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    $\begingroup$ I think that URL is supposed to be xkcd.com/285 😉. Also, +1 for the peacocks. (It's actually pretty common among birds that the males are "beautiful" and the females drab. Peacocks probably take this to the most extreme, but that idea wouldn't be a bad one to run with...) $\endgroup$
    – Matthew
    Oct 21, 2020 at 15:00
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    $\begingroup$ @TheSquare-CubeLaw: And hide your husband too (ideally in a magnificent golden atrium with your twelve other husbands.) $\endgroup$
    – Daron
    Oct 21, 2020 at 15:17
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    $\begingroup$ @Matthew It's actually pretty common among every animal that exhibits sexual dimorphism, with the weird exception of humans. Humans are one of the only animals in which the female exhibits secondary sexual display traits not present in the male and engages in display behavior, whereas males are comparatively drab and traits of reproductive fitness are more subtle. $\endgroup$ Jun 5, 2021 at 20:56

The potential answers vary massively. Bird sexual dimorphism and gender roles are not consistent across the 10,000 extant species, ranging from species where males are more dominant and aggressive than females (e.g., ostriches, ducks) to species that have almost no dimorphism, to species where the females are larger and more muscular than males (most birds of prey) and some where the females keep a harem of males around to look after her offspring (most jacanas). And then you have the acorn woodpecker (Melanerpes formicivorus) that can't make up its dang mind and exhibits monogamy, polyandry, and polygyny all within the same population.

One thing that is relatively wide-spread among birds is that more often than not it is the male who looks after raising the offspring after the female lays the eggs, rather than the female (as we mammals would expect). This is in part because it balances out parental contributions to reproduction, the female wastes resources in creating and gestating the egg, whereas the male spends his resources in caring for the babies after they are laid or hatched (and may be better than the female at protecting the young if he is larger and has larger weapons, e.g. cassowaries). This isn't universal, in some birds both parents care for the young and in one family (Megapodidae) there is no parental care at all, but the majority of birds either have no defined gender roles or the male performs the majority of the care. Funnily enough, it is thought that some dinosaurs may have been the same way, troodontids and dromaeosaurs are thought to have had male-biased or biparental parental care, though oviraptorosaurs seem to have been female-dominated.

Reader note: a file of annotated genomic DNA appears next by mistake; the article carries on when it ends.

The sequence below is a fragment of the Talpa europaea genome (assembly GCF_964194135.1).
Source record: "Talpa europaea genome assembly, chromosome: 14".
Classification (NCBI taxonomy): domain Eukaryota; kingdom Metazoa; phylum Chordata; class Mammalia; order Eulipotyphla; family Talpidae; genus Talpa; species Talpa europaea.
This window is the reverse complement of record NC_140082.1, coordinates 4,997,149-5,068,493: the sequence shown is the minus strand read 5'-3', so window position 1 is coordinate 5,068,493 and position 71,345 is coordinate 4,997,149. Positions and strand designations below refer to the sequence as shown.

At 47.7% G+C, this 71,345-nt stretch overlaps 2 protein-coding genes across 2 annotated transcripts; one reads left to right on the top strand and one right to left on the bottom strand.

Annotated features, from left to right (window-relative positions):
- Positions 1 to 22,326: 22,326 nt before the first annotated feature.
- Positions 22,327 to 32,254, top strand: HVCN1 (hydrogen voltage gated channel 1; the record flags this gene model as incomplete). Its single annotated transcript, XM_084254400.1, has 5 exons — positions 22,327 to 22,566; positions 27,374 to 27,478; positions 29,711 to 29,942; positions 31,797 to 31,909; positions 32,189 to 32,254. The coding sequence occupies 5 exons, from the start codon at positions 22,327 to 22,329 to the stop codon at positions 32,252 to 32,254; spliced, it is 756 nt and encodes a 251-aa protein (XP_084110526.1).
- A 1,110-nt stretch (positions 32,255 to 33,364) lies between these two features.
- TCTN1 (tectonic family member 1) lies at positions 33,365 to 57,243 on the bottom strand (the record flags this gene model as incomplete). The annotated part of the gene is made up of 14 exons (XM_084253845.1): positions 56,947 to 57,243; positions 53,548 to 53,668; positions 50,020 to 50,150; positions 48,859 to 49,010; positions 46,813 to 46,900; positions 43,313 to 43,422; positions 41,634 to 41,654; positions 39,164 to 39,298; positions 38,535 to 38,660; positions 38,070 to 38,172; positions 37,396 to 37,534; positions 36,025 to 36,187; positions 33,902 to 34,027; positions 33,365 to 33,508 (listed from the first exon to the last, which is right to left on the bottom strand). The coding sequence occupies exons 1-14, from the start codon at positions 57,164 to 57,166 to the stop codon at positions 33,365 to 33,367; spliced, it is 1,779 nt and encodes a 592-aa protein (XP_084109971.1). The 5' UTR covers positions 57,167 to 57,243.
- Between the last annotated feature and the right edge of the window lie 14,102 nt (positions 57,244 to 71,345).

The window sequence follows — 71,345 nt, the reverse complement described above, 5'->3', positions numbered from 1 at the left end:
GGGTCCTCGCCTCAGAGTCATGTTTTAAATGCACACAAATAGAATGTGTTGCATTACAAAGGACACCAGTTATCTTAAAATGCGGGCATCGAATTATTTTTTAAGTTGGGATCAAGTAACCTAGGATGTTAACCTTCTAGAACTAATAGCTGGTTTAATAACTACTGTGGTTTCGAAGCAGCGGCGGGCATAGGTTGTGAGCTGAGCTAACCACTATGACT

There are differences in gender role with regards to mating (birds are, after all, where the "choosy female" dichotomy was first observed), but even there birds can vary wildly from near monomorphic species to ones with extreme sexual dimorphism like peacocks.

Regarding toucans, toucans are more or less monomorphic with regards to gender roles, both sexes are involved in the care and feeding of offspring, even if the female is the one to actually lay the eggs.


Fairly egalitarian, male gift-giving

Toucans don't show much sexual dimorphism, that's usually a sign that their behavior doesn't differ much by sex, either. Apparently males have longer, thinner beaks on average, that's about the only difference, and owners of pet toucans find it unreliable enough that they usually sex them with blood tests.

From what I could find, courtship involves the male bringing a female a morsel of food, and while courting the two often pass this food back and forth between their beaks, and when the female is convinced, she eats the treat.

They nest in trees, and both parents bring food to chicks. They are monogamous during the mating season, though they may choose different partners next year.

Of course, other species of birds will differ. For example, if you based them off of bower birds, males would all be artists with no involvement in raising their young.